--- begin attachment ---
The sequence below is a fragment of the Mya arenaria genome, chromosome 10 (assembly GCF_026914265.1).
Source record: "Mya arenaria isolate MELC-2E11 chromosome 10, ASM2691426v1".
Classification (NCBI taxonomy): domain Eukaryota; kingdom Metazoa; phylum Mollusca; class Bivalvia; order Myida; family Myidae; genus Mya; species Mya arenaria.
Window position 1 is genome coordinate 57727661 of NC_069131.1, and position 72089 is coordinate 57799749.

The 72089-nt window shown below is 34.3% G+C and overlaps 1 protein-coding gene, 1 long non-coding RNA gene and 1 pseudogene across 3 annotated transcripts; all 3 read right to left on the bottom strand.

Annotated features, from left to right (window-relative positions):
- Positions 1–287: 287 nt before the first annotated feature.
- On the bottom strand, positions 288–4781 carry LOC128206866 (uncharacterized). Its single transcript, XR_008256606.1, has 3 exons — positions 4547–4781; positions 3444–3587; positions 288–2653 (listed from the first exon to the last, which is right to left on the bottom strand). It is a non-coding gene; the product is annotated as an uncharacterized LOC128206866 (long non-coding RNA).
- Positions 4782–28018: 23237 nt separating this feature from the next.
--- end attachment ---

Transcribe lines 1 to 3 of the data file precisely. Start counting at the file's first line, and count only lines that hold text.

The sequence below is a fragment of the Mya arenaria genome, chromosome 10 (assembly GCF_026914265.1).
Source record: "Mya arenaria isolate MELC-2E11 chromosome 10, ASM2691426v1".
Classification (NCBI taxonomy): domain Eukaryota; kingdom Metazoa; phylum Mollusca; class Bivalvia; order Myida; family Myidae; genus Mya; species Mya arenaria.